Robert Morris announces new university president
In a move that marked the end of a national search, Robert Morris University trustees Thursday named Christopher B. Howard, president of Hampden-Sydney College, the eighth president of the school.
Howard, 46, a United States Air Force Academy graduate and Rhodes Scholar, is scheduled to take the helm at Robert Morris on Feb. 1.
“Dr. Howard is a high-energy, charismatic and visionary leader who believes in the power of mentorship — a perfect fit for RMU,” said Gary Claus, chairman of the school's board of trustees.
His appointment marks the conclusion of a search that began shortly after former RMU President Gregory Dell'Omo announced his plans to leave Robert Morris last December. Dell'Omo left Robert Morris in June after 10 years to become the president of Rider University in his home state of New Jersey.
Howard has been president of Hampden-Sydney, a Virginia private liberal arts college for men with an enrollment of 1,100, since 2009. At Robert Morris, he'll oversee a university with an enrollment of 5,350.
While the schools are differ in size and mission, Howard, who previously was vice president for leadership and strategic initiatives at the University of Oklahoma and serves on the board of regents at Baylor University, said all four schools share one important characteristic.
“All of them are committed to excellence and helping people understand this world and the world around them,” Howard said.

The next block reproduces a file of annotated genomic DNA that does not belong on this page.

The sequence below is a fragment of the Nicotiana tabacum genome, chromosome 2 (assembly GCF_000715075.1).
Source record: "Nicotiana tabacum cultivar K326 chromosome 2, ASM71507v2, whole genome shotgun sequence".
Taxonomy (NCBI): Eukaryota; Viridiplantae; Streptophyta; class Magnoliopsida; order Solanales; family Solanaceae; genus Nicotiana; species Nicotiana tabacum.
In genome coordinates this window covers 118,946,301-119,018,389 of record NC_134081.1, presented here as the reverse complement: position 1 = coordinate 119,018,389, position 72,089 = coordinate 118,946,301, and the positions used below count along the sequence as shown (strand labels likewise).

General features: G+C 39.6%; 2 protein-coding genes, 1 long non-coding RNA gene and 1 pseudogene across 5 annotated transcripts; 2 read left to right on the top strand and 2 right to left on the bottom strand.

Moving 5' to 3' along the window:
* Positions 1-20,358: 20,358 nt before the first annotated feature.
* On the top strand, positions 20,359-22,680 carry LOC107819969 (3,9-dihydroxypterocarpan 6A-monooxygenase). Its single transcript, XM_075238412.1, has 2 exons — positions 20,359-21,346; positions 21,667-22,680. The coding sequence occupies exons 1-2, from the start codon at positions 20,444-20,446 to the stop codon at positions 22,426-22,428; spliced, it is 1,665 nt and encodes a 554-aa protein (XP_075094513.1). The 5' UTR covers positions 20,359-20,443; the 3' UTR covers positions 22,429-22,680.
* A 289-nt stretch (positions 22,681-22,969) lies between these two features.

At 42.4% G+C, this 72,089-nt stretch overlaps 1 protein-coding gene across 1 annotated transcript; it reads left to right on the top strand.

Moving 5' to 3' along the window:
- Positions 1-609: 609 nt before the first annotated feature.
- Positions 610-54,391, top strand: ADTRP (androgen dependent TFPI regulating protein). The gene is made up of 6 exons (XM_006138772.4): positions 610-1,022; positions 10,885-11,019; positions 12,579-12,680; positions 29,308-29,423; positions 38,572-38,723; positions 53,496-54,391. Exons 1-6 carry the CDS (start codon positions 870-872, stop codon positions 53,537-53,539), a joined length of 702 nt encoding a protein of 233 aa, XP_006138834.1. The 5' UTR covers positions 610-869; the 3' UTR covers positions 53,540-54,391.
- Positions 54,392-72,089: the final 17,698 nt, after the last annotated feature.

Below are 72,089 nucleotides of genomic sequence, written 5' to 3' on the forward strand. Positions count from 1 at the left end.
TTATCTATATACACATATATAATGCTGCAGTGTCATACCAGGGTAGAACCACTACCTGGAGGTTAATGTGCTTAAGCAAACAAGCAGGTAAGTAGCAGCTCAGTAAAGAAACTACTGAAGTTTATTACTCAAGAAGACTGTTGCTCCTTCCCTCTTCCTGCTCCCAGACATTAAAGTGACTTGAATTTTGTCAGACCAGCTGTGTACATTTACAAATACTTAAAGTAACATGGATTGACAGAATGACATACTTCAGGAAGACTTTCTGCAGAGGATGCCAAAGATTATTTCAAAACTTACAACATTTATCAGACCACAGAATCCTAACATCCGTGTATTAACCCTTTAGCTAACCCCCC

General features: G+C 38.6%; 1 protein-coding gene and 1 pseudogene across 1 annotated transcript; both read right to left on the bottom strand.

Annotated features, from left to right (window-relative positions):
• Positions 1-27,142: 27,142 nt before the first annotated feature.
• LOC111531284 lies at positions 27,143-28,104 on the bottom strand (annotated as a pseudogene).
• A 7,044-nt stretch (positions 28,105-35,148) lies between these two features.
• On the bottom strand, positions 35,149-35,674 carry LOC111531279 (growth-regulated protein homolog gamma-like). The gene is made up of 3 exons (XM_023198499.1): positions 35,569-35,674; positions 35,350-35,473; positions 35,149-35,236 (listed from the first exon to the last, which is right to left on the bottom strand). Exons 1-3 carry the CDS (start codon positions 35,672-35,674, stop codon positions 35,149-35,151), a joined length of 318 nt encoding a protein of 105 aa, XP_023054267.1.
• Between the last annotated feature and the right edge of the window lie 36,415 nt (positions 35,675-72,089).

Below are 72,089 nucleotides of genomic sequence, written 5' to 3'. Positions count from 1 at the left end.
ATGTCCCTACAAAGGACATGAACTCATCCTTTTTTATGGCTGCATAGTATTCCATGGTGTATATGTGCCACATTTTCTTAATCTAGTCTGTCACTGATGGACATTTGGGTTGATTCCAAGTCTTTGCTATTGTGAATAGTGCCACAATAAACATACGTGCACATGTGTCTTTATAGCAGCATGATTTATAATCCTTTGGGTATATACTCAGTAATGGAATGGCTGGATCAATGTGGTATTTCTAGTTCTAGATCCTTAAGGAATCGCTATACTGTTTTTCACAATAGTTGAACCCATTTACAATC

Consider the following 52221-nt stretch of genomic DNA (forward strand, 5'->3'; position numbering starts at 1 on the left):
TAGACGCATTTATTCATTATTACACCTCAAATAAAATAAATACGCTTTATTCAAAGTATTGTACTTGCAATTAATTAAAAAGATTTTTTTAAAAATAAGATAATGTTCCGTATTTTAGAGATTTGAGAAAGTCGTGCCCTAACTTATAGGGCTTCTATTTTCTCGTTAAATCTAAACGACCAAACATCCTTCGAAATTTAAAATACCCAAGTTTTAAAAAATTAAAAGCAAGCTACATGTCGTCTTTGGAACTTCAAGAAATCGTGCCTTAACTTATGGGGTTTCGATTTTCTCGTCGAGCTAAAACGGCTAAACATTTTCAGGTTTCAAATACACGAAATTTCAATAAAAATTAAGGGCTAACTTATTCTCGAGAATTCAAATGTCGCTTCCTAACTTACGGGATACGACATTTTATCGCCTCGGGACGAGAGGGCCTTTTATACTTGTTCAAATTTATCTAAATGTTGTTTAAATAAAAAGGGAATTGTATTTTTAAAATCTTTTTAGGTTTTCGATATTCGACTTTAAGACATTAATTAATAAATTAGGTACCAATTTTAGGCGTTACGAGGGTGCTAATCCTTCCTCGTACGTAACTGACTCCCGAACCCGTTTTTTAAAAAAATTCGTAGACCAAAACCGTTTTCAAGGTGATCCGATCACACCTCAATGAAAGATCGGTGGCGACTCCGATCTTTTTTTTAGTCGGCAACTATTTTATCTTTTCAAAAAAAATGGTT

Richard Harshman, vice chair of the board of trustees and chair of the board's presidential search committee, said Howard rose to the top of a list of finalists for the post at the Moon university because of his vision and energy, as well as his record of success at Hampden-Sydney.
During Howard's tenure at the Virginia school, enrollment and retention grew, alumni giving reached 33 percent, and the grade-point average of the incoming freshman class rose.
Howard said Robert Morris, like universities everywhere, faces tough battles as families increasingly question the rising cost of a college education.
“As institutional leaders in higher education, all of us have to be cognitive of that and ensure we're offering the best price we can,” Howard said. “The real question is, ‘Is it worth the investment?' ”
“It is a challenge, but I would put RMU up against any other school in that regard. This is an investment and besides buying your house, it is probably the most important investment you'll make.”
A native of Plano, Texas, Howard earned an MBA with distinction from the Harvard Business School and a doctorate in politics from Oxford University while on a Rhodes Scholarship.
He was a lieutenant colonel in the Air Force Reserve and earned a Bronze Star for military service in Afghanistan. He also served as U.S. Reserve Air Attaché to Liberia and as intelligence operations and officer with the Joint Special Operations Command. In 2011, President Obama appointed Howard to the National Security Education Program Board. “Dr. Howard has experience both within and outside of higher education, having worked in the corporate world and having a distinguished career in the Air Force and Air Force Reserve,” Claus said. “He has experience with and insights into different models of education, from Ivy Leagues to large publics, from small, liberal arts institutions to military academies. And, on the more personal side, his own background reflects the character and values we see in RMU's students and alumni.”
Debra Erdley is a staff writer for Trib Total Media. She can be reached at 412-320-7996 or email@example.com